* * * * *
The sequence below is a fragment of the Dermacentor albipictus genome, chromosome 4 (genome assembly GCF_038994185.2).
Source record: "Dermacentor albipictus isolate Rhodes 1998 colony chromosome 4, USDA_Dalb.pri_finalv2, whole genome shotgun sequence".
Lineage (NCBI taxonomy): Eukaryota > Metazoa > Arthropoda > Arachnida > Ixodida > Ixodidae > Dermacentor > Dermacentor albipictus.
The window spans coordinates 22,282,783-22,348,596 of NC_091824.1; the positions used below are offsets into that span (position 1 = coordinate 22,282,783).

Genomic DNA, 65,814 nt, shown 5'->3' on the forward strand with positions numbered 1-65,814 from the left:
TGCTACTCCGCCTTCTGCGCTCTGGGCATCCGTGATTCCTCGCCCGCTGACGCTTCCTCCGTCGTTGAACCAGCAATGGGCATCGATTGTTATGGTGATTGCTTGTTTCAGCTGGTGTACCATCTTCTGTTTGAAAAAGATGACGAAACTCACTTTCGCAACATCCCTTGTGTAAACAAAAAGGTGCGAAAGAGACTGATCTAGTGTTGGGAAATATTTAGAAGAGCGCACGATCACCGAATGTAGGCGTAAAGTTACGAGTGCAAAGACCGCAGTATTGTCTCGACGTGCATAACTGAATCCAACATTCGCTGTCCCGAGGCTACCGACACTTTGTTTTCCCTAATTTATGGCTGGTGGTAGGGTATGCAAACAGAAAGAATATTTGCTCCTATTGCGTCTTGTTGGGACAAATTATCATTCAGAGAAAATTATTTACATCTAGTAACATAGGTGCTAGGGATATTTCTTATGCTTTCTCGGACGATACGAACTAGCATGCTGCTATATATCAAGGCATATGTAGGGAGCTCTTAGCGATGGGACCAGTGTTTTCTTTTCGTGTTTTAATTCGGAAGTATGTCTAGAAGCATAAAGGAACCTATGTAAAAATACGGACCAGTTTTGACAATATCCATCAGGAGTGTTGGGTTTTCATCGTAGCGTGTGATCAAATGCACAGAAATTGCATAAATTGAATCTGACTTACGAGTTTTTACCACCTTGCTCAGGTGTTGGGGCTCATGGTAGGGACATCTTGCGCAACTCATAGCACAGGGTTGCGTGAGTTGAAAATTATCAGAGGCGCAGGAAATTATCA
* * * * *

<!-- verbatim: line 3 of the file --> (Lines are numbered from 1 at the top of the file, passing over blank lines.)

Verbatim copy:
Lineage (NCBI taxonomy): Eukaryota > Metazoa > Arthropoda > Arachnida > Ixodida > Ixodidae > Dermacentor > Dermacentor albipictus.